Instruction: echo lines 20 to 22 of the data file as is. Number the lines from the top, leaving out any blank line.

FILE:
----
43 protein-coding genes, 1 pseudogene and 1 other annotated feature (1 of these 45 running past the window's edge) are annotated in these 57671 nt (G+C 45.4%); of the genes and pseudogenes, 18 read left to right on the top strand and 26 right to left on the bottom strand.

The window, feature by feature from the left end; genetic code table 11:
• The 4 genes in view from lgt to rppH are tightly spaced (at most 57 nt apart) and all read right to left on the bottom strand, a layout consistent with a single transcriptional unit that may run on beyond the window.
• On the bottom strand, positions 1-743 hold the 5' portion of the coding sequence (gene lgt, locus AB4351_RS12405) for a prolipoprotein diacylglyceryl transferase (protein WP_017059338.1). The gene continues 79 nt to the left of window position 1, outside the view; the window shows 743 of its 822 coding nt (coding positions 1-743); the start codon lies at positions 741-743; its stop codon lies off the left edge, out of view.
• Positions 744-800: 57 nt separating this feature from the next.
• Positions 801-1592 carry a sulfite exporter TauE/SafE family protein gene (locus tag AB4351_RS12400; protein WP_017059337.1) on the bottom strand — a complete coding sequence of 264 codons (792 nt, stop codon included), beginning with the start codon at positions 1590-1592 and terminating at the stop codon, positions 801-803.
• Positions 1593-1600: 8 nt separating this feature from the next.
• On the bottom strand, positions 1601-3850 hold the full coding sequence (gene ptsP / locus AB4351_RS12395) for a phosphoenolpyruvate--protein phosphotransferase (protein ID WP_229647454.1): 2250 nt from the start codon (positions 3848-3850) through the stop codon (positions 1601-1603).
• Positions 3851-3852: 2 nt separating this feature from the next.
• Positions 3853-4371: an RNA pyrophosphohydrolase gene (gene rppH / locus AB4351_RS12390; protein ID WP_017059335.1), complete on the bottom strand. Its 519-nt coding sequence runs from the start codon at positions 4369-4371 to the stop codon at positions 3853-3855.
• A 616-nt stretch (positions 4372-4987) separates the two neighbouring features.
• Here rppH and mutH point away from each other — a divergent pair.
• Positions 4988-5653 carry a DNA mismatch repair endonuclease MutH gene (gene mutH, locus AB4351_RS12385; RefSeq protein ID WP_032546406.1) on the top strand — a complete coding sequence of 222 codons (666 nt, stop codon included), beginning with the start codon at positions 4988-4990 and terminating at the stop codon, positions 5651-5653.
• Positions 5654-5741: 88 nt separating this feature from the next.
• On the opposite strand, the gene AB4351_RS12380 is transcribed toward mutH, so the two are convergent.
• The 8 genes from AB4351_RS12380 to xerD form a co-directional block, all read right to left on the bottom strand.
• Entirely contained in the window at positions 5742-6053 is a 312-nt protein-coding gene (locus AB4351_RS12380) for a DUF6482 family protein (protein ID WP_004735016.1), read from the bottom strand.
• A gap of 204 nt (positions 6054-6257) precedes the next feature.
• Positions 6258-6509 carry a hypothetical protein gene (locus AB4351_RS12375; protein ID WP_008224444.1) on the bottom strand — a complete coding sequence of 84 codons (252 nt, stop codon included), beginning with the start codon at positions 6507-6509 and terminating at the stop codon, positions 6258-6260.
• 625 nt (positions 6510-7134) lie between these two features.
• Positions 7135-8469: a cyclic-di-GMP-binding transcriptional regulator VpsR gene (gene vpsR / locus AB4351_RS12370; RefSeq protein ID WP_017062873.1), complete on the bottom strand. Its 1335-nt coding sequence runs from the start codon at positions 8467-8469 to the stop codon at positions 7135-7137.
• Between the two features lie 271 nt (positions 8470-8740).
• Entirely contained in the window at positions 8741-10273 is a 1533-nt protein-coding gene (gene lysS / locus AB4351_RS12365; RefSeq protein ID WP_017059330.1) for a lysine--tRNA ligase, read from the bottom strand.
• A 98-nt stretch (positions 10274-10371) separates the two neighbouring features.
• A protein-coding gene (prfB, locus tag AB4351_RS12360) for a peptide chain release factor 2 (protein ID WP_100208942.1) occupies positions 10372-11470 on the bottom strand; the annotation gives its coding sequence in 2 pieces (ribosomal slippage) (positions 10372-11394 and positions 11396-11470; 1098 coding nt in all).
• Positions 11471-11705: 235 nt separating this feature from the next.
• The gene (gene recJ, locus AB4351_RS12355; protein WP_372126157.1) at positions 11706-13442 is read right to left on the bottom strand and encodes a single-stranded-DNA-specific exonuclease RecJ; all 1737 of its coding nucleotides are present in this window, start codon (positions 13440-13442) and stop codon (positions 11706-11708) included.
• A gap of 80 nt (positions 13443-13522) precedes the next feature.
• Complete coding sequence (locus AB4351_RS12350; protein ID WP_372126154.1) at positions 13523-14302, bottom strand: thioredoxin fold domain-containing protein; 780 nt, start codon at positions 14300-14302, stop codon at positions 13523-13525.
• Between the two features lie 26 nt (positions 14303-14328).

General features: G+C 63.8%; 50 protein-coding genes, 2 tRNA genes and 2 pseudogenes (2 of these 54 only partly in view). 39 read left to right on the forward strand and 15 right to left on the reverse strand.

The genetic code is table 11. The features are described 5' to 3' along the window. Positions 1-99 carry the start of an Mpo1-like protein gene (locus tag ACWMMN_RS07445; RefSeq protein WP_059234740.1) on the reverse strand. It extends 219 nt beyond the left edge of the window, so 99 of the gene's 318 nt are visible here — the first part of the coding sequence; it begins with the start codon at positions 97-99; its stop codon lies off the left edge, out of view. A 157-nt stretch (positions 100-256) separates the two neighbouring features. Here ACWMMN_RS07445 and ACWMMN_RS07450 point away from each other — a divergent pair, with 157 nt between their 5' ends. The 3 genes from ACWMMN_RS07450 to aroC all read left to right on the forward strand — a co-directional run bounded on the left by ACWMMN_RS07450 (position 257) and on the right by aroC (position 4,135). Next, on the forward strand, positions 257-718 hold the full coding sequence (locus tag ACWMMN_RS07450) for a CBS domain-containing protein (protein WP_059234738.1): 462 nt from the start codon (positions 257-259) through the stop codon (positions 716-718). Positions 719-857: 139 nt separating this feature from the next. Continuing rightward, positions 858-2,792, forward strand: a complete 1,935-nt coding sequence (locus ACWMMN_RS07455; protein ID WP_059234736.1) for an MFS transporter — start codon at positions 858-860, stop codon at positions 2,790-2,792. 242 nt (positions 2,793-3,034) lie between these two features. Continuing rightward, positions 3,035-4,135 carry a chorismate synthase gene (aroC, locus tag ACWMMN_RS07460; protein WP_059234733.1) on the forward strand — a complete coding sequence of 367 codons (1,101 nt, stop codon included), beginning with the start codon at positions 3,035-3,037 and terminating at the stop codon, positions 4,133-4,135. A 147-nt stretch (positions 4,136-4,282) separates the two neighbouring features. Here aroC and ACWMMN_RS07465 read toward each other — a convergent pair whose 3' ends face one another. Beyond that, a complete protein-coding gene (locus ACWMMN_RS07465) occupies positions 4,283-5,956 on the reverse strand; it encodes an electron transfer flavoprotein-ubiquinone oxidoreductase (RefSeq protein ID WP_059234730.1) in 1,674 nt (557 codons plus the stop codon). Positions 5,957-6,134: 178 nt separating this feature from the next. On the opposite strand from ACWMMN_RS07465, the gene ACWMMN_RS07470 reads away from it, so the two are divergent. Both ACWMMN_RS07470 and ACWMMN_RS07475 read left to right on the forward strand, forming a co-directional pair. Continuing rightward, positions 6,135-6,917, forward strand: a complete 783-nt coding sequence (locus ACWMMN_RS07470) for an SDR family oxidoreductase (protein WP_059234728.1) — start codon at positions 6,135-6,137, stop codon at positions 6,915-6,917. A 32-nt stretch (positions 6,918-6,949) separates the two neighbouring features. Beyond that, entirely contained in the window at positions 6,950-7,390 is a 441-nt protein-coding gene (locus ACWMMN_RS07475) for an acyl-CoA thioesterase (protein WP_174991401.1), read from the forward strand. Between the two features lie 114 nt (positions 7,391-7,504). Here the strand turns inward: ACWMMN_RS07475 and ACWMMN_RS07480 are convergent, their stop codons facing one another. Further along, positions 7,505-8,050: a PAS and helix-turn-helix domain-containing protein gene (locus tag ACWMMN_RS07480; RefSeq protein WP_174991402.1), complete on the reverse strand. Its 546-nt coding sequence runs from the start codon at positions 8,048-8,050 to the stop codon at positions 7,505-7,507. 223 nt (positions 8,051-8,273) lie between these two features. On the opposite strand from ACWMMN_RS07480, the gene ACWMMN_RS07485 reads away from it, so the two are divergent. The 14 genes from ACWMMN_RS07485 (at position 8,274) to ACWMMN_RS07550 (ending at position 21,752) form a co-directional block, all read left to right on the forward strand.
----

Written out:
• 625 nt (positions 6510-7134) lie between these two features.
• Positions 7135-8469: a cyclic-di-GMP-binding transcriptional regulator VpsR gene (gene vpsR / locus AB4351_RS12370; RefSeq protein ID WP_017062873.1), complete on the bottom strand. Its 1335-nt coding sequence runs from the start codon at positions 8467-8469 to the stop codon at positions 7135-7137.
• Between the two features lie 271 nt (positions 8470-8740).